Creative Lighting Without a Flash [Tutorial]

The more I study photography the more I realize the importance of lighting. It seems to me that the difference between an exceptional photographer and a decent photographer is that the former has a solid understanding of light. Light defines this visual medium.

Backlight only. White background. No direct light. Directly above. Close. -1EV

Most photographers, myself included, prefer to shoot in natural light, but the downside is that it cannot be controlled. In order to achieve complete creative control over the lighting of your scene, you need to work with other light sources. Anybody who has shopped for lighting equipment is aware that this thing you once called a “hobby” is suddenly a much bigger investment. Good equipment isn’t cheap, but resourcefulness and ingenuity are priceless.

My goal in writing this tutorial is to help you understand the effects of light, how to control it, and how to do it on a non-existent budget. Here’s a look at the tools I used to make it happen. Chances are, you already have this stuff lying around your house somewhere.

  • Lights – I purchased this lamp from IKEA. It cost six dollars. It comes with a clamp for attaching it to a desk, and it uses up to 100W bulb. I have three of them.
  • Reflector – I used a big white envelope (12″ x 12″). You could tape two pieces of printer paper together, or better yet, tape the paper to a piece of cardboard for support. You can also make a reflector out of aluminum foil and cardboard.
  • Foam Core Board – Four pieces from an office supply store (24″ x 32″) two black and two white. I think I paid $4 for them.
  • White Poster – i.e. “big white piece of paper.” I used the back side of a standard wall poster.
  • Tripod – I paid $30 for my tripod. It’s cheap, it’s not built to last, but it’s extremely convenient. (In all honesty, I used my sister’s tripod [$200ish] for this tutorial. It’s faster to work with and a bit more stable, but when it comes to the image you capture it makes absolutely no difference.)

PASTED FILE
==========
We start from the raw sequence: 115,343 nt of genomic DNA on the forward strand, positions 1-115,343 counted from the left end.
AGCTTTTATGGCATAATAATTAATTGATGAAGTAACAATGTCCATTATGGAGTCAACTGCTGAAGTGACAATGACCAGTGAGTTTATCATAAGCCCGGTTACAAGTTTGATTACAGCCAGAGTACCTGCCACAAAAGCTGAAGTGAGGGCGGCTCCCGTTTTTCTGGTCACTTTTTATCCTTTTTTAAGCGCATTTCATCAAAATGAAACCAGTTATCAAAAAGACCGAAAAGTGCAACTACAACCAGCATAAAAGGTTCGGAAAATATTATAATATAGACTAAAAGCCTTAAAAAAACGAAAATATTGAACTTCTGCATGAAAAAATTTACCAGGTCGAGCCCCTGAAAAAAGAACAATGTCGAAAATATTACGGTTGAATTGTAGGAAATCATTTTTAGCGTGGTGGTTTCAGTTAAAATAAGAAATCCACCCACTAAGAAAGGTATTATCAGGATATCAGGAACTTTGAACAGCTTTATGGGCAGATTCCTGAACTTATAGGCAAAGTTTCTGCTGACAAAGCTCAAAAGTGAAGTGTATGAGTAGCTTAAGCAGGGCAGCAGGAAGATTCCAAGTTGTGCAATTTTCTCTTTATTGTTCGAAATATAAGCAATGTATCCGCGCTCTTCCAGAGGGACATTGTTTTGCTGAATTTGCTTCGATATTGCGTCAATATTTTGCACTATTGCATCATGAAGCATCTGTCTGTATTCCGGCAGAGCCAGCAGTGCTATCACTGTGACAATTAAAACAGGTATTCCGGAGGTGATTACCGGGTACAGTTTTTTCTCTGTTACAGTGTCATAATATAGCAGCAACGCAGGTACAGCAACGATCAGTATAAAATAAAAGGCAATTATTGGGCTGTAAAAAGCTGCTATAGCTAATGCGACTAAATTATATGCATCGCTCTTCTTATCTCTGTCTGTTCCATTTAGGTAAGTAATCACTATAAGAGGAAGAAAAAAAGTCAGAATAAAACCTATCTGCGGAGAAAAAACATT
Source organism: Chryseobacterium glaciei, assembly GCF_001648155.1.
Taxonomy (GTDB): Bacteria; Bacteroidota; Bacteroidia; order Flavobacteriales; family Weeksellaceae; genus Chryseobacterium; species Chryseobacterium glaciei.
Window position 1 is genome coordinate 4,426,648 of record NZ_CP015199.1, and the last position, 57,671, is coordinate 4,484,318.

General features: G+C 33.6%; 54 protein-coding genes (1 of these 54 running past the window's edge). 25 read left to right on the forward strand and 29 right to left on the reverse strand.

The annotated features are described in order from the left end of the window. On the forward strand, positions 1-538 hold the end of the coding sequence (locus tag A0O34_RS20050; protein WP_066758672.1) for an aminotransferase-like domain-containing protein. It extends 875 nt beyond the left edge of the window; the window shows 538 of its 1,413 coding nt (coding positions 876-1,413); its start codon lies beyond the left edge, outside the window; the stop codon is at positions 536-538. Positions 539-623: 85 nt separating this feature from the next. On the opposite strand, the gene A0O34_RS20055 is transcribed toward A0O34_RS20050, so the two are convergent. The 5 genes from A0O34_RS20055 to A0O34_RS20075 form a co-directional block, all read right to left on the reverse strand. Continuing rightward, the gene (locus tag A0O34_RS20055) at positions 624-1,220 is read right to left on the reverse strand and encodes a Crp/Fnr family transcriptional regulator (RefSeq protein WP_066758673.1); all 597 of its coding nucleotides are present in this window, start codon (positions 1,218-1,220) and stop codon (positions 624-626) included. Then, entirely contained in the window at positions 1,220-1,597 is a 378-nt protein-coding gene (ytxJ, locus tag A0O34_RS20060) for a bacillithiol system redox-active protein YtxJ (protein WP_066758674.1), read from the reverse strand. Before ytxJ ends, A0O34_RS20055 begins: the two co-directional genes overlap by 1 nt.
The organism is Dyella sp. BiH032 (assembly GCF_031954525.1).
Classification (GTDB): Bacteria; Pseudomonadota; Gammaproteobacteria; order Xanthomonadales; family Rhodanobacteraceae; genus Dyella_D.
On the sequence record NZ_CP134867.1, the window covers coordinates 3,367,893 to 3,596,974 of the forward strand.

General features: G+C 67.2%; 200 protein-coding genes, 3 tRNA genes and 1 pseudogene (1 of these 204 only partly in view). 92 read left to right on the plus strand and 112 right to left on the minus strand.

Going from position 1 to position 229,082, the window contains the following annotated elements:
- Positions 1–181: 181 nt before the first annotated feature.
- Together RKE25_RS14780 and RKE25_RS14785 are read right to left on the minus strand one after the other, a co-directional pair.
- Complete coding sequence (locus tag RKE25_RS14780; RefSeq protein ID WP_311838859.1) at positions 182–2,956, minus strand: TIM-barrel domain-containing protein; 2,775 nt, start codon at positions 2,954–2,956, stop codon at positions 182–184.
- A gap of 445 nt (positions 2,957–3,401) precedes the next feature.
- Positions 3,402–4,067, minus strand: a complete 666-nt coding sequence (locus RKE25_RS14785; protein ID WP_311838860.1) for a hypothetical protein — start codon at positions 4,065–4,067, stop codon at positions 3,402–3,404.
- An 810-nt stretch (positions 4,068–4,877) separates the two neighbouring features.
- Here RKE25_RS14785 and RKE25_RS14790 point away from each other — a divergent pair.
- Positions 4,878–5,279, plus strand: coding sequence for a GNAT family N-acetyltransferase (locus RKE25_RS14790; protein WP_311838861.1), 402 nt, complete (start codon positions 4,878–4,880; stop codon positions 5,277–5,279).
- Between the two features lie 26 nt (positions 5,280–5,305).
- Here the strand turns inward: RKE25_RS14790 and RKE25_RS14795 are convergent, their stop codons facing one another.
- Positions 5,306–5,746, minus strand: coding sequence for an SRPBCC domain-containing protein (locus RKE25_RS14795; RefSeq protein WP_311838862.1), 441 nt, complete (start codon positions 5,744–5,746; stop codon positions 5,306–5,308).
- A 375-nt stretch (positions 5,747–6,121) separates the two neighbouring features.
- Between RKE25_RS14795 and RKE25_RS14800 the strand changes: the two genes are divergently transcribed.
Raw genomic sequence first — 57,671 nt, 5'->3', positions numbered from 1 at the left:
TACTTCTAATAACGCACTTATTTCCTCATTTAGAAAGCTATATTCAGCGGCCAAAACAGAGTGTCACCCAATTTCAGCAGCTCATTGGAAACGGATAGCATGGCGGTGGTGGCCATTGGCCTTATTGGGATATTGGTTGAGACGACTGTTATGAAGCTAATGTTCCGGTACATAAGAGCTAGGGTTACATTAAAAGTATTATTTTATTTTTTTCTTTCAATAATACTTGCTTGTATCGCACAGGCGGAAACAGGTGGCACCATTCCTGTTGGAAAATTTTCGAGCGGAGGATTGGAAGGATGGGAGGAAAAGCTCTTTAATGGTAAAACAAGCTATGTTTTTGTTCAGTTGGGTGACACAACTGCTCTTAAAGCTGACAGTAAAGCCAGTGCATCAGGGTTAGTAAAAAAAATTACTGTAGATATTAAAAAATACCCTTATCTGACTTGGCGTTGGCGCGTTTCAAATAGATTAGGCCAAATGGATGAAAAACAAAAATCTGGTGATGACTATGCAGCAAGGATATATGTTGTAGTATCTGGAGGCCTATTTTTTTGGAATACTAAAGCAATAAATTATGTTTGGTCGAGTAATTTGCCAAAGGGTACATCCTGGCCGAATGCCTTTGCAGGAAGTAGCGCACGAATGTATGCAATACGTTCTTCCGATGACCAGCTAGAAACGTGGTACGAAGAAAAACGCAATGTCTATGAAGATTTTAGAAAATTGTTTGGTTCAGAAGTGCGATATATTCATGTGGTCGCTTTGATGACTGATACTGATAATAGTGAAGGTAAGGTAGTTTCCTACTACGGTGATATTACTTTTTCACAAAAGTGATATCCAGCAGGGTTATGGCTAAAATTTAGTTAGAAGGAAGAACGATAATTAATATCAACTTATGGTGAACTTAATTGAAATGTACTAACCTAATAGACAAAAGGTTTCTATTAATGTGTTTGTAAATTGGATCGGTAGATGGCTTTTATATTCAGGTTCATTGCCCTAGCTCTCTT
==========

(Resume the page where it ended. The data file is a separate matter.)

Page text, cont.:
Background Info In order to get creative we first have to know what is considered normal. Three-point lighting is pretty much standard in most visual arts, so we’ll begin our study by taking a brief look at that. It consists of three lights in relation to the subject: key (main) light, fill light, and back light.

Three-point Lighting setup.

Key Light only.  Above, left.Fill Light only.  Above, right.Back Light only.  Above, behind.

Put ’em all together and what you end up with (below left) is a well-lit shot that comes reasonably close to simulating natural light (below right).

Three-point LightingAll natural light.  Large, north-facing window to the left.

That’s the nutshell version of three-point lighting. There is much more to be said, but it falls outside the scope of this tutorial. Basically, the three lights work together to provide the feel of the scene, to reveal details, and to distinguish your subject.

Similarly, there are three main components or levels to Creative Lighting:

  1. Understanding Shadows
  2. Revealing Details
  3. Capturing Highlights and Reflections

Each one builds off the previous one, so I suggest you start with shadows and work your way down the list. If you prefer, you can view this tutorial in its entirety by following this link.